At a refusal hearing, the arresting officer and the chemical analyst will present testimony of what happened prior to arresting you with DWI and what happened in front of the Intoximeter EC/IR II. A hearing officer will ask the officer(s) questions to determine if the law was followed. You will also have an opportunity to present evidence.
In a refusal situation, NicholsonPham will go through the process with you step by step to determine if you have a valid case for contesting the refusal revocation. Each fact scenario is very different. The consequences of a refusal are severe. Call the attorneys at NicholsonPham to talk about your particular situation.
If your license to drive has been conditionally restored by the North Carolina Division of Motor Vehicles following certain types of DWI convictions, an interlock device will be placed on your car’s ignition. If the interlock device registers alcohol when you are driving the car or trying to start the car, the company will report the violation to the NC DMV, and your license will be revoked unless you can explain the problem at a DMV Hearing. NicholsonPham can help you at your Interlock hearing.
We know what type of evidence is available and how to get it directly from the interlock company We can work with you to prepare for this type of hearing and to present a good case to the hearing officer.
In order to prevent false readings, we strongly encourage all drivers with the interlock device to carry a bottle of water in the car. Rinse your mouth out with fresh water before blowing into the device each time. Trace amounts of alcohol are in many types of food and beverages and mouth contaminants are a big cause of false readings. And, if there’s ANY possibility that you could register alcohol, don’t get in the car to drive. Remember that sleep does not automatically reset the body's alcohol concentration level to zero.
If you have been convicted of speeding in North Carolina or in another state, your NC license can be suspended for up to one year. It is not unusual for a North Carolina driver to simply "pay off" an out of state ticket in order to prevent having to show up to court in a faraway courtroom. Remember, paying off a ticket means pleading guilty! Don’t pay off an out of state speeding ticket without checking with our attorneys first!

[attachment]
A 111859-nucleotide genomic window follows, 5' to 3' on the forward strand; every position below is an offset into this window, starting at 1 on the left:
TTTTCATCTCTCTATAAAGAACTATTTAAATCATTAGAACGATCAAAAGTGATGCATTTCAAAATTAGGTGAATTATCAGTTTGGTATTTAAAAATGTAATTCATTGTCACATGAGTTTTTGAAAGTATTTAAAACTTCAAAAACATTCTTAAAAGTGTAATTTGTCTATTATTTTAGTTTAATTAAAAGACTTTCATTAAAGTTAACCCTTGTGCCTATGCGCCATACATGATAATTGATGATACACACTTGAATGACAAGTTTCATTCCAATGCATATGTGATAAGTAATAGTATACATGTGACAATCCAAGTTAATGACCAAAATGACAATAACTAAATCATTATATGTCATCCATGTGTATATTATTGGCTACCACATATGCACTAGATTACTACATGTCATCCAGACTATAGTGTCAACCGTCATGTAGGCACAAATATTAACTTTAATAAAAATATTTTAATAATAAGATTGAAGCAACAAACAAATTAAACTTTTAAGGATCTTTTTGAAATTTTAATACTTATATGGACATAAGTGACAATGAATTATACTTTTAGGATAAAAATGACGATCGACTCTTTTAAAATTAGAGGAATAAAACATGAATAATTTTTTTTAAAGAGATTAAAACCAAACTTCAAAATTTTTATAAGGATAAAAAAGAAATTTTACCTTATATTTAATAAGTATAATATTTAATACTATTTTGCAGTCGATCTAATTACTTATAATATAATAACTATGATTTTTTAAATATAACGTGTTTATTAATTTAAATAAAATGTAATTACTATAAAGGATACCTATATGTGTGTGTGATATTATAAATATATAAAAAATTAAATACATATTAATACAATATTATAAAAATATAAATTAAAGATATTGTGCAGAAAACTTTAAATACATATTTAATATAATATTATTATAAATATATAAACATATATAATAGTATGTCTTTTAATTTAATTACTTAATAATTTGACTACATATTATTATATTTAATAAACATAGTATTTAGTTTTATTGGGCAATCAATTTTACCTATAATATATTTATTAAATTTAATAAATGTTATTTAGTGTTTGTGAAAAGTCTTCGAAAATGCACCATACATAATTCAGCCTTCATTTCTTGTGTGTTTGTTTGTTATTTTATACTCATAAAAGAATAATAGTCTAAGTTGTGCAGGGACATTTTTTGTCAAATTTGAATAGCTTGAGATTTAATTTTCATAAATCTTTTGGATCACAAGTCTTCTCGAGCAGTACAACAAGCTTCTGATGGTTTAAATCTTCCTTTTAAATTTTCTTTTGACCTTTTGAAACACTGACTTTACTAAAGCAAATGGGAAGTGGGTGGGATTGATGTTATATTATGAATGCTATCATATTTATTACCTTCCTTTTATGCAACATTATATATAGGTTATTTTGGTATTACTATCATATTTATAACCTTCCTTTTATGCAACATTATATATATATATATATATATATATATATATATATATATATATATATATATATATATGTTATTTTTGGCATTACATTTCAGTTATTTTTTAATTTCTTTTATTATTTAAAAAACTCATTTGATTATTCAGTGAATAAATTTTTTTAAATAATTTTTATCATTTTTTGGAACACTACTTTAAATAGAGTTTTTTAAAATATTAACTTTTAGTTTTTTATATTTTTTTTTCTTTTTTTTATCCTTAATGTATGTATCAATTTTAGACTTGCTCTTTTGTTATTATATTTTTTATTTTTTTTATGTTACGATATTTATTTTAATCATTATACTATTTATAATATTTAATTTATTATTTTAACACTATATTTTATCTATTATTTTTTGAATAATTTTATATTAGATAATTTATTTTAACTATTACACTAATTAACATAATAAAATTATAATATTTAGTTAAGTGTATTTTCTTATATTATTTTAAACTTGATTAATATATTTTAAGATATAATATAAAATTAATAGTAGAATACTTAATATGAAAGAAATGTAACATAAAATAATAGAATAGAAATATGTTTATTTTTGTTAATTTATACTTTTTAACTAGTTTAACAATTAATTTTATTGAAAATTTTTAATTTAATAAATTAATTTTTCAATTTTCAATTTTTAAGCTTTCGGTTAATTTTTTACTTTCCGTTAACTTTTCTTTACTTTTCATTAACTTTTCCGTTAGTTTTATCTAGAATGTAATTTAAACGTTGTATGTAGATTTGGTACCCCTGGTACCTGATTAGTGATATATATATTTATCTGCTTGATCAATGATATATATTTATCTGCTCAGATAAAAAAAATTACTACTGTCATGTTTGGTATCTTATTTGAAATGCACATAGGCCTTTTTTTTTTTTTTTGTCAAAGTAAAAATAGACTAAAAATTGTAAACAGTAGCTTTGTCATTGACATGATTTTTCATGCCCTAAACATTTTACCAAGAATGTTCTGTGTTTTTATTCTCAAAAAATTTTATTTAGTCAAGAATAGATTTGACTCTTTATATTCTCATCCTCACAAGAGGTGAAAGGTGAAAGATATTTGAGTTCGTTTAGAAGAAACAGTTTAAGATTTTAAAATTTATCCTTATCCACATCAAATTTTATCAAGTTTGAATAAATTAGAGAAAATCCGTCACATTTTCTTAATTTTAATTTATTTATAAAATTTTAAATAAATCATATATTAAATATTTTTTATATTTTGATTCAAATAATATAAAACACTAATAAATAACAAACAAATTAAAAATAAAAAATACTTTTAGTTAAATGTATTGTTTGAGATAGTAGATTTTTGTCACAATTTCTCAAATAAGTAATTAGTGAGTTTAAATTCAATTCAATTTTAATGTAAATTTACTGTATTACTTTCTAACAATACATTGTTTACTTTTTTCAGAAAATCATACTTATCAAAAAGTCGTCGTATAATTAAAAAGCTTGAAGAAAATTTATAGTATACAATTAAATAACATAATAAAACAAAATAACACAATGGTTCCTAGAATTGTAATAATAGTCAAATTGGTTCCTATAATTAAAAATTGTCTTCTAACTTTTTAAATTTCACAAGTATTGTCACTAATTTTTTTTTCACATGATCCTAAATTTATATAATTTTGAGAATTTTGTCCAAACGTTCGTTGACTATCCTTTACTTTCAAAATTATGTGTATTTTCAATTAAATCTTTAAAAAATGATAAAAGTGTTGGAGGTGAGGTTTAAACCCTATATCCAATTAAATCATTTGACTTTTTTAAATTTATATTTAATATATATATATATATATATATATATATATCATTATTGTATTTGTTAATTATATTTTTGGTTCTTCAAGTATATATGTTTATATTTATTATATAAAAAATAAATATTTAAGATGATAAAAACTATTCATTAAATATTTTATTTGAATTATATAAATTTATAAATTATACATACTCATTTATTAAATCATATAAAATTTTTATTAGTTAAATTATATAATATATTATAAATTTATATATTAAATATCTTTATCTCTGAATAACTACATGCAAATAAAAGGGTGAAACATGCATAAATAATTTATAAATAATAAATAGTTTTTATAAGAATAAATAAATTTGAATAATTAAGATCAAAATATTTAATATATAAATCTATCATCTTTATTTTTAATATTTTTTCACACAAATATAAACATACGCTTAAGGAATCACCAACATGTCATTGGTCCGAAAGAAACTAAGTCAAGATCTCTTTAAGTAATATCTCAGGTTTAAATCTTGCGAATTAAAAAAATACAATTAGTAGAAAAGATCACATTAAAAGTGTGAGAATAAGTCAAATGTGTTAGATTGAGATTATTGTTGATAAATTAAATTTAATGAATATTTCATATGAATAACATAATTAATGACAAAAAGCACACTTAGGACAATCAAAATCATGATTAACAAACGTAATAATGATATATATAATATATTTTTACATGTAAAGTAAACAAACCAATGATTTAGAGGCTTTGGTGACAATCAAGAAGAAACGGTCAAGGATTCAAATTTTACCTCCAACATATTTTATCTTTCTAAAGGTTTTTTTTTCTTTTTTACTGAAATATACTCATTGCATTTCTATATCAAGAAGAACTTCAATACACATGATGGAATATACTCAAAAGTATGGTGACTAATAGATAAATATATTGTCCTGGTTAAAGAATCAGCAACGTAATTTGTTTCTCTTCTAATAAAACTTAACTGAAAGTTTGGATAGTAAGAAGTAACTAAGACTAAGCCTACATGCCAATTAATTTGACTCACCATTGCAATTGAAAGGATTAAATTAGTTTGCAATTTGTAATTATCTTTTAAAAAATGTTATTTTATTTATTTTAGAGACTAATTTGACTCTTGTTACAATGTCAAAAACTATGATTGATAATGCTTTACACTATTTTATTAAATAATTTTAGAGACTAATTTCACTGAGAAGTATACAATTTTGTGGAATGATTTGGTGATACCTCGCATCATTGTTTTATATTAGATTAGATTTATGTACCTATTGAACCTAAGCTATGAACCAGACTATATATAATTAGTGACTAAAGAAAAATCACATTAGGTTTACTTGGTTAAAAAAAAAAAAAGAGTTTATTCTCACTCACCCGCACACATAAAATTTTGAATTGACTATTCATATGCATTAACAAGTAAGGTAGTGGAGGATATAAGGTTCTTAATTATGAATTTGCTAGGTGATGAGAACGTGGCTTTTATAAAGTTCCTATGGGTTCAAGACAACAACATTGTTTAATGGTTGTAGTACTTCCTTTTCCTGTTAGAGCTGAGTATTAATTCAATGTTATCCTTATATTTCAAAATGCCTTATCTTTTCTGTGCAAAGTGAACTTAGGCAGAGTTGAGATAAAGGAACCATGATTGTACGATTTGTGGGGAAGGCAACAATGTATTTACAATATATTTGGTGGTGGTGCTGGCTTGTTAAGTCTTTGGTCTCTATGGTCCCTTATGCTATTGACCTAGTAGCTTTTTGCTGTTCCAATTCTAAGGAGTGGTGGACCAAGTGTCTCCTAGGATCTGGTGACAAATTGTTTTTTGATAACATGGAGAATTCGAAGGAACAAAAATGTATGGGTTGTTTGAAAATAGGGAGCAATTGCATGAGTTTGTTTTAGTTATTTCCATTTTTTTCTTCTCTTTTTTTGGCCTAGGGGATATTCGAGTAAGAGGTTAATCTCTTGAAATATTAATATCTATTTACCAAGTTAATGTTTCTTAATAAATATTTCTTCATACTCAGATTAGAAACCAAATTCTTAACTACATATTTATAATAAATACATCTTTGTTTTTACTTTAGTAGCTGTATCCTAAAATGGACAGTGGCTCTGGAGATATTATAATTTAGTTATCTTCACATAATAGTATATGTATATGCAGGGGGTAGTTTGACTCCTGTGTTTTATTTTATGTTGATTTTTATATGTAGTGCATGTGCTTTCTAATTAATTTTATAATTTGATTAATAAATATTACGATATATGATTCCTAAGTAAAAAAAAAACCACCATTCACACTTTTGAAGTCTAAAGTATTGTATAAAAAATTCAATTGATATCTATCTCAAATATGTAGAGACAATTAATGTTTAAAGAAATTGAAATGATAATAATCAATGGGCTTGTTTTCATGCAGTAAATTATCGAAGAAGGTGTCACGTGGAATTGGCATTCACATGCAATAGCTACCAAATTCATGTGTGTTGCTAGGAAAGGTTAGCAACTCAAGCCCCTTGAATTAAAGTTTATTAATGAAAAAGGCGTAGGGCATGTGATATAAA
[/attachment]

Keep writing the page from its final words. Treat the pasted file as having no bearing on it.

Even pleading guilty to 16 miles over the speed limit (81 miles per hour in a 65 mile per hour zone) can revoke your license.
If you have been convicted of excessive speeding, and you’ve received a letter from the DMV, give us a call at NicholsonPham. We can discuss the facts of your case to determine if you are eligible for a DMV hearing and what evidence we could present to help you win back your privilege to drive or reduce the revocation period.
North Carolina will sometimes allow a driver to obtain a limited driving privilege even if her/his license has been revoked. Under certain conditions, a driver can petition a judge to sign a limited driving privilege to drive to work and to school for some DWI revocations, excessive speeding convictions, even pleading guilty to driving while license revoked. If you have a limited driving privilege, make sure you understand the conditions.
If your license is revoked, and you do not understand why, call to make an appointment to talk with an attorney about a DMV Assessment. NicholsonPham can obtain a copy of your certified driving record and go through it with you to explain, step by step, how you might be able to drive legally again. In many cases, drivers plead guilty to moving violations during periods of revocations – thus triggering even longer revocation periods under previous North Carolina law.
A Motion for Appropriate Relief to undo the old judgment might help to reinstate your driver’s license. Our goal is to put you back in the driver’s seat – legally and safely.
The most important thing to remember is not to drive until we can fix the problem! Continuing to drive while your license is revoked puts you in danger of further revocation and jail time. If your license is revoked because of an alcohol-type revocation (like DWI), pleading guilty to Driving While License Revoked can put you in jail for up to four months!